Wasserman retired from the paper a little more than a year ago, saying, “I will be 93 in two weeks, and I would like to pay more attention to my family and sleep without a deadline. There’s enough news and concerns in our town to keep busy 24 hours 7 days a week.”

I last saw Wasserman several years ago. He looked well and was as sharp as ever. His passion for community journalism was undimished. It’s fitting that toward the end of his life he came full circle — helping to found a newspaper in Ipswich to take the place of a once-thriving paper shut down by a corporation for whom the bottom line is always the bottom line.

Probe of Gannett’s overtime practices needs to include smaller papers as well

The Burlington Free Press of Burlington, Vt. Photo (cc) 2019 by Dan Kennedy.

The NewsGuild is investigating Gannett for allegations of unpaid overtime work, according to Kerry Flynn of CNN. Flynn writes:

NewsGuild President Jon Schleuss sent a letter to Gannett CEO Mike Reed last Friday about the union’s plan to launch an investigation and requested the company do the same. The union also called on Gannett, which owns USA Today and more than 260 local publications including The Arizona Republic, the Detroit Free Press and The Indianapolis Star, to agree to other labor protections proposed in the ongoing union bargaining taking place in some of its newsrooms.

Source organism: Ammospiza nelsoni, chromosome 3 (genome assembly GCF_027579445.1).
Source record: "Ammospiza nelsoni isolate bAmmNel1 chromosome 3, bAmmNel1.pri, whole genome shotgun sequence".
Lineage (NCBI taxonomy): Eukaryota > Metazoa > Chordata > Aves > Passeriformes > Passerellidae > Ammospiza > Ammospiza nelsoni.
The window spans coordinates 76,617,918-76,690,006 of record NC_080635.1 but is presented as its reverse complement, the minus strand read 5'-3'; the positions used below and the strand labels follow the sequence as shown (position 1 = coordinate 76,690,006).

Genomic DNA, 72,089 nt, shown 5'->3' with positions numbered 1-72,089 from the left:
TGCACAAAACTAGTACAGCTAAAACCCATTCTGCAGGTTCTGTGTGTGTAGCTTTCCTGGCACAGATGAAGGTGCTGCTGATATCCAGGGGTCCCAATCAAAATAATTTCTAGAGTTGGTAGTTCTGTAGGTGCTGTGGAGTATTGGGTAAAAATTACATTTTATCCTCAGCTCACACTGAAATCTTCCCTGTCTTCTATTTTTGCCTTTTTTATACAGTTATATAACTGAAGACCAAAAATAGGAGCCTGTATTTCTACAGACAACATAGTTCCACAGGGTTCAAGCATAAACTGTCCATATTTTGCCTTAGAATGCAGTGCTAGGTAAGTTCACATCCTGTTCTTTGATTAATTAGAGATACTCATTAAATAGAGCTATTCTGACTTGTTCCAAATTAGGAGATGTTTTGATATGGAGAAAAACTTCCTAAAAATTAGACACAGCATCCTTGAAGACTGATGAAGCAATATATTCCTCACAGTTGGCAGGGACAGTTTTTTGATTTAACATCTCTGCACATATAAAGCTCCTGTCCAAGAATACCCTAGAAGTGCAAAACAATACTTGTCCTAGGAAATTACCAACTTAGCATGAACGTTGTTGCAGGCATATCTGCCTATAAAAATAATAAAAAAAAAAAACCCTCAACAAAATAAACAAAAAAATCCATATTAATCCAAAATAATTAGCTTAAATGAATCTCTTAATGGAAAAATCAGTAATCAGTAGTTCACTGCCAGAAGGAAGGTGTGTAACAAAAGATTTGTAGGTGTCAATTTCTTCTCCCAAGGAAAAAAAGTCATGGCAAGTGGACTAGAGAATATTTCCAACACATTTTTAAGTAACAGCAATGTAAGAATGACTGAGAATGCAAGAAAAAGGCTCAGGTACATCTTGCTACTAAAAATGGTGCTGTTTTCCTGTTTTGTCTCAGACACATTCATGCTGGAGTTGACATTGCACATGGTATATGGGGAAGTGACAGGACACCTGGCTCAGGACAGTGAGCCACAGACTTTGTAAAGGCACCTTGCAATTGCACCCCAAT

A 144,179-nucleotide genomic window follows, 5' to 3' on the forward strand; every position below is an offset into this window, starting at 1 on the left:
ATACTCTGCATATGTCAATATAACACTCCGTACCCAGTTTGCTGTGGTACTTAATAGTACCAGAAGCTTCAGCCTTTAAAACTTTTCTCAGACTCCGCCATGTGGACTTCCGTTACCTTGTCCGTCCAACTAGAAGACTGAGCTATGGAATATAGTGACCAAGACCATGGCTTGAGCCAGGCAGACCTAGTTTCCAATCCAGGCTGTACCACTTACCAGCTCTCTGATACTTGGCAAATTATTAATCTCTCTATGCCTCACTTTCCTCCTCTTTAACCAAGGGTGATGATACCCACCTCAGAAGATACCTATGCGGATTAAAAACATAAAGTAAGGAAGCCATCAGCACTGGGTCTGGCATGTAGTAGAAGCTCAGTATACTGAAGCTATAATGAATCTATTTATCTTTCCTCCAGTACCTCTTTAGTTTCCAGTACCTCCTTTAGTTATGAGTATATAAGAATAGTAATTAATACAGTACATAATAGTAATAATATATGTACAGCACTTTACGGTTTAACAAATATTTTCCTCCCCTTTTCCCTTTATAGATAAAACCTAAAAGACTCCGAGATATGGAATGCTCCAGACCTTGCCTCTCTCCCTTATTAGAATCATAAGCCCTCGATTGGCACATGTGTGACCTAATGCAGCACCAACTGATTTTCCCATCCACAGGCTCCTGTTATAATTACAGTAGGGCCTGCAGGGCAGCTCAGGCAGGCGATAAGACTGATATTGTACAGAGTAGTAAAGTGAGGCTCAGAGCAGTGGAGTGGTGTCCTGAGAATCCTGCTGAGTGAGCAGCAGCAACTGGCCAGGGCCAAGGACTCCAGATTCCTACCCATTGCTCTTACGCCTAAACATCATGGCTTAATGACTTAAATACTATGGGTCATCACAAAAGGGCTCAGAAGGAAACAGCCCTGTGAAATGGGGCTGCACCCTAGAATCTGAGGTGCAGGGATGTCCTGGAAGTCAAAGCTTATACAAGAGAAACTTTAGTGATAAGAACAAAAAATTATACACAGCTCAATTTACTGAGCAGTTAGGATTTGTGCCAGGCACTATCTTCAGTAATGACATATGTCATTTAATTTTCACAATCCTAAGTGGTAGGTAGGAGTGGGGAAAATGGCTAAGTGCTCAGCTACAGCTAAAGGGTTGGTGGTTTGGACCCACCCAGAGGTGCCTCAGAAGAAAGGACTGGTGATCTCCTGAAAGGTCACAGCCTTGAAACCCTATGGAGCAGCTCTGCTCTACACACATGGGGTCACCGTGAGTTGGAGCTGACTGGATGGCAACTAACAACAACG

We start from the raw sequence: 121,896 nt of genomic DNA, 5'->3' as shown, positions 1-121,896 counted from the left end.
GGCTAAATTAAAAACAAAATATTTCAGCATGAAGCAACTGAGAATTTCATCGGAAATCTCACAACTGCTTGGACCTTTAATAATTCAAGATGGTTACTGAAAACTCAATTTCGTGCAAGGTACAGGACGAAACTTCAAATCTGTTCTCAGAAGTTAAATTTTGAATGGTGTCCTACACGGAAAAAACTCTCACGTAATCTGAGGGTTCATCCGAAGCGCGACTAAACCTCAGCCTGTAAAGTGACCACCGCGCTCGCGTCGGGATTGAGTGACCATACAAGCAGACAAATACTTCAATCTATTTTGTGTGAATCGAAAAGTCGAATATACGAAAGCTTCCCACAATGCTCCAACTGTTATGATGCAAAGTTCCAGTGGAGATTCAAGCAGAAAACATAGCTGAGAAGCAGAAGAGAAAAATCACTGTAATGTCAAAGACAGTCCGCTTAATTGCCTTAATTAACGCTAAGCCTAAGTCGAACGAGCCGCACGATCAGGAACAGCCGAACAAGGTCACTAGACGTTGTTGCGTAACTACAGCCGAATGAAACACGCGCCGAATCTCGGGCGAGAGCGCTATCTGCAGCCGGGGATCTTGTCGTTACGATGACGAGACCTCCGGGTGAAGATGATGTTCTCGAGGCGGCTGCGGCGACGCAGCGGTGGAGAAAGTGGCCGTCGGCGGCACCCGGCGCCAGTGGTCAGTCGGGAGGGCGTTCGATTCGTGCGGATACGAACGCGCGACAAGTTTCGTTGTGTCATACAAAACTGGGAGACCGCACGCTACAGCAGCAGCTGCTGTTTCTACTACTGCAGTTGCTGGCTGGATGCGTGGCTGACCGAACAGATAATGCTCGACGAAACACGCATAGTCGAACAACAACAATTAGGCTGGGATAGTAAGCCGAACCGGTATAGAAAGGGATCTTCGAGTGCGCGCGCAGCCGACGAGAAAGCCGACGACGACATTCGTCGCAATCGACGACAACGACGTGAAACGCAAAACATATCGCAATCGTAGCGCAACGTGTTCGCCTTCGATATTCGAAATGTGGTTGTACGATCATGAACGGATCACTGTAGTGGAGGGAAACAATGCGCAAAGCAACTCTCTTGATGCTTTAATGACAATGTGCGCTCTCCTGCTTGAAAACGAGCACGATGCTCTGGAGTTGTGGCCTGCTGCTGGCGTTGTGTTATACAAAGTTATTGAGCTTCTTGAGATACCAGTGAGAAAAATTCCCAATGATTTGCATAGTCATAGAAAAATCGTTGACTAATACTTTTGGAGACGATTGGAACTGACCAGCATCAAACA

This is long overdue, and I hope the Guild doesn’t limit itself to Gannett’s unionized papers, which tend to be the larger dailies. Small dailies and its 1,000 or so community weeklies, many of which are in Eastern Massachusetts, need to be investigated as well.

Gannett journalists are grossly underpaid even at 40 hours a week. The only way Gannett has been able to keep its debt-addled ship afloat is by  demanding sacrifice after sacrifice from its employees. It’s great that the Guild is taking action. Now let’s see federal authorities get involved as well.

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How events help local news organizations connect with their audience

Bedford Citizen managing editor Julie McCay Turner, right, takes a photo of students and staff from Shawsheen Tech along with Bedford Police Chief Robert Bongiorno.

Community events give local news organizations an opportunity to connect with their audience — and to expand their audience as well. With that in mind, I drove to Bedford, Massachusetts, on Saturday morning for Bedford Town Day in order to check in with The Bedford Citizen, a nonprofit website that combines paid and volunteer staff.